By Jeffrey P. Snider
According to Challenger, Gray & Christmas, layoffs in the US were up 32% in March 2016 over March 2015. Compared to both January and February this year, March was somewhat better but overall for Q1 published layoffs were also 32% more on a year-over-year basis. It wasn’t a very good quarter. Some of that is expected given the death of “transitory” as an effect on oil production which can no longer deny reality. While it is easy to chalk up this potential economic setback to that particular sector, there is much more going on:
“Job cuts have slowed since surging in the first two months of the year, but the pace is still well above that of 2015,” Challenger, Gray & Christmas CEO John Challenger said in a statement. “And, it is not just the energy sector that is seeing heavier job cuts. Layoff announcements have increased significantly in the retail sector and computer sector as well.” [emphasis added]
A reduction in employment in retail makes sense given the overall environment, where the Commerce Department’s retail sales estimates remain below 3% (on a 6-month average basis) which has traditionally been the dividing line between retail employment expansion and the dreaded opposite. Other estimates of the retail climate wholeheartedly concur with the expectation for further labor reductions.
The BLS, however, shows just the opposite. In the latest payroll farce, the update for March 2016, employment in the retail industry was estimated to have grown by another astounding 47.7k employees (seasonally adjusted) after absolutely surging by more than 65k in each of the two months prior. In the six months since September, as retail sales have tumbled significantly below that 3% line, the BLS estimates that retail employment is up an enormous 261k jobs. That is a ridiculous 43.5k per month, which is just about three times the rate figured for the period starting August 2003 through August 2005 (15.8k per month) when retail sales were growing by an average 6%.
And the rest of the payroll report continues in the same manner, quite perfection on the surface with enormous and growing discrepancies (like the retail industry) underneath. The headline Establishment Survey number was +215k, right in line with estimates if slightly below the recent average. The Household Survey showed +246k while the labor force expanded by just about 400k, leading to the slight rise in the unemployment rate as those officially calculated as looking for work outnumbered somewhat those imputed as having found it.
The labor force growth was right on the monthly average of the past six months. That is the problem; such as an expansion is literally out of place for not just this cycle but the past three decades. The BLS estimates that again since September 2015, during some of the worst financial turmoil since 2008, a manufacturing recession and enormous uncertainties about the global economy, the labor force grew by 2.4 million.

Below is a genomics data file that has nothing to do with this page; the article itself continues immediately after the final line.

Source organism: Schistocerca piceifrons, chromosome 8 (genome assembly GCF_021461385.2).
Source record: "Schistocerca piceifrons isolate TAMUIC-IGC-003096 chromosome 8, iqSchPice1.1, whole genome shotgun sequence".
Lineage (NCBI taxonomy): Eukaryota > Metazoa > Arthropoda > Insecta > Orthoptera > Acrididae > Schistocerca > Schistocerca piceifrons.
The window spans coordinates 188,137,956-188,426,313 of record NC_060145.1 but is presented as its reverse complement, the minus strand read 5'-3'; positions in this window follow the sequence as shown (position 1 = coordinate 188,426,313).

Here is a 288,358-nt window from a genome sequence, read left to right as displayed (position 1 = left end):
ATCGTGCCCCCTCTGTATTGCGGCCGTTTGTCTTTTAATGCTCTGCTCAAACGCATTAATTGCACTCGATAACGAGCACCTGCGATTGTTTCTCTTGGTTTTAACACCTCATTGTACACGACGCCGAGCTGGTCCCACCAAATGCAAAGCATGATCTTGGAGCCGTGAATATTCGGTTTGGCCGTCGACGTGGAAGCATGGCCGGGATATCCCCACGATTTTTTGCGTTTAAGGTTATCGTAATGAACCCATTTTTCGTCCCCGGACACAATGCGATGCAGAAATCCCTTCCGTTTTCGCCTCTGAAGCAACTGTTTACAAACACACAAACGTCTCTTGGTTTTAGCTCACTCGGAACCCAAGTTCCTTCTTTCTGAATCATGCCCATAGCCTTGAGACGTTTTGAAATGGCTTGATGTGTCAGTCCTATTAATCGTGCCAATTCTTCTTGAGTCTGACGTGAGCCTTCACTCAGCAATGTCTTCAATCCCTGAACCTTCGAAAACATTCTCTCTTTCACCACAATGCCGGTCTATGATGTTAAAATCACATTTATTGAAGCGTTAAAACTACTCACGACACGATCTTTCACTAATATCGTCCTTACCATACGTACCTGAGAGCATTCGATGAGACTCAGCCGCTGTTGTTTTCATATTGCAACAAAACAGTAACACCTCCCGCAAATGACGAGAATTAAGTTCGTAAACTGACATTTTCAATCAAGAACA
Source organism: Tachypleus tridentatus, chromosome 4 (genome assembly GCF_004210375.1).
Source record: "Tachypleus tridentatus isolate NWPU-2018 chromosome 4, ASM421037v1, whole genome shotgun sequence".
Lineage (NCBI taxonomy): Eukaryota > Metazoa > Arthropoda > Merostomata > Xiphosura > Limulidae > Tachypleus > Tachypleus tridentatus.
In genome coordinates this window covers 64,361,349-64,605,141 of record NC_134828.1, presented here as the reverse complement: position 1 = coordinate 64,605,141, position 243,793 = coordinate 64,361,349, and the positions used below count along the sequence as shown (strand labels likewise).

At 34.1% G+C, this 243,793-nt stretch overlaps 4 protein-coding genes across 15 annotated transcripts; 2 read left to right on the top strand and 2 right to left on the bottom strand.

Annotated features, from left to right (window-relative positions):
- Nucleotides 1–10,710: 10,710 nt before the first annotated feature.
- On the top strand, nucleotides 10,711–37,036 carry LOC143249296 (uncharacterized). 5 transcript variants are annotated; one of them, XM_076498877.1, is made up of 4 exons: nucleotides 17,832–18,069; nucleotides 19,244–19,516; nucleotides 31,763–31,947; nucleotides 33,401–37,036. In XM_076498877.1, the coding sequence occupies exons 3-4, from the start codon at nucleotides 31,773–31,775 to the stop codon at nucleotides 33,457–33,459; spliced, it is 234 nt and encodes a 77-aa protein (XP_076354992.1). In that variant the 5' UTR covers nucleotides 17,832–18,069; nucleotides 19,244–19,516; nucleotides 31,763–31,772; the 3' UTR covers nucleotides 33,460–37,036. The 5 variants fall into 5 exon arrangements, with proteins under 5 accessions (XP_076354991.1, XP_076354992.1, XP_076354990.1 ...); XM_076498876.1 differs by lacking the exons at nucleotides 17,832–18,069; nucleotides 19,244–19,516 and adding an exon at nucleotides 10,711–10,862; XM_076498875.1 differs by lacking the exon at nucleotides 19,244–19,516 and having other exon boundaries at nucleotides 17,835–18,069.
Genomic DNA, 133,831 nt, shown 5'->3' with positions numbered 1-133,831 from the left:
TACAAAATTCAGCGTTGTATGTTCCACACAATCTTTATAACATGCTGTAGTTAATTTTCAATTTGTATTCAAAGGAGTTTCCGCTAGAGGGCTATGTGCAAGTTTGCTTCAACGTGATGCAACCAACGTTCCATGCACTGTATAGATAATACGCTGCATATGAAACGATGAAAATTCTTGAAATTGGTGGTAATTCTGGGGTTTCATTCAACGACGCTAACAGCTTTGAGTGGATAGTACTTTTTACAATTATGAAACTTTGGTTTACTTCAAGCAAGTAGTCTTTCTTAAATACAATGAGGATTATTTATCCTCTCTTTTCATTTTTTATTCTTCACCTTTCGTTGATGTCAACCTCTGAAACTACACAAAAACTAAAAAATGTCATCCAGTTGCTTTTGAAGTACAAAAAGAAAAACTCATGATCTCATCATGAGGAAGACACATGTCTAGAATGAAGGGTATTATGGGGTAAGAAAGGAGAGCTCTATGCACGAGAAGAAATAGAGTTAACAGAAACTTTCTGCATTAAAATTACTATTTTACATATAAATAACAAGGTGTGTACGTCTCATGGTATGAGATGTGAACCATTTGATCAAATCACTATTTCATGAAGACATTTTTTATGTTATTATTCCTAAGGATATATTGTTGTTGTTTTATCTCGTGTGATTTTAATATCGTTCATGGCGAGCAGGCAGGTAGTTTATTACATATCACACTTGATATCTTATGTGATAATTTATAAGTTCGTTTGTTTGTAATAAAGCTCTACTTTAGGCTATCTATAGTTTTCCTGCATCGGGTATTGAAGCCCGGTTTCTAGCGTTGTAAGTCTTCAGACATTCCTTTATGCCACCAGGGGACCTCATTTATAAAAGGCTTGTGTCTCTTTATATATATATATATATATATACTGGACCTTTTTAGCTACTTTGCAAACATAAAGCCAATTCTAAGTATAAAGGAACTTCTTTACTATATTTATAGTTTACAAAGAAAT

The scale of that surge is unprecedented for these sorts of circumstances. The last time the labor force grew by the same amount (in percentage terms; omitting the discontinuity of January 2000) was July 1984. There is absolutely nothing about the economic climate of late 2015 and early 2016 that suggests even the smallest hint of 1984. That was in the midst of really the last actual recovery, where there was no need to go looking for it since it was obvious and evident everywhere – and not just in the statistics.
In absolute terms, it is the largest 6-month expansion in the data series going back to 1948 (again, setting aside January 2000). In cyclical terms, since October 2012 when the economy hit the full weight of the 2012 slowdown (which it has never pulled out of it) the labor force had grown only slightly. In the 35 months from that point until September 2015, the labor force is estimated to have increased by just 1.3mm, with more than 900k of those additions due to January 2015 alone (discontinuity?). In the 34 months not counting last January, the labor force was basically flat, having gained only 445k compared to 2.4mm in just the past six months?
Going back to the trough in the official labor force registered in December 2009, from there until September 2015 the labor force added just 3.75mm people and it took 69 months to “achieve” it. GDP was erratic but at least higher during those almost six years and there was no manufacturing recession or oil crash, but now that GDP looks scarcely 1% over these past six months (including the current GDPNow estimate of +0.6% for Q1 with all of its “residual seasonality” included to keep it barely positive) Americans are joining the labor force at an epic rate? It just doesn’t add up. None of the perfect employment report does, which isn’t any change for the past almost two years.
The jobs numbers just don’t suggest anything about anything else in the actual economy; they have been and look like they will continue to be irrelevant. There is, in my view, something very wrong with the statistics, and I think the timing gives it away. Unless someone is to seriously propose that “market turmoil” during these six months destroyed, as an example, something like day trading, forcing millions (2.4, to be specific) of possible day traders to have to suddenly look for work and join the labor force out of nowhere, then the labor force as well as retail sector surges only suggest improper statistical elevations. The same as the past two years or so, only now, like residual seasonality, amplified.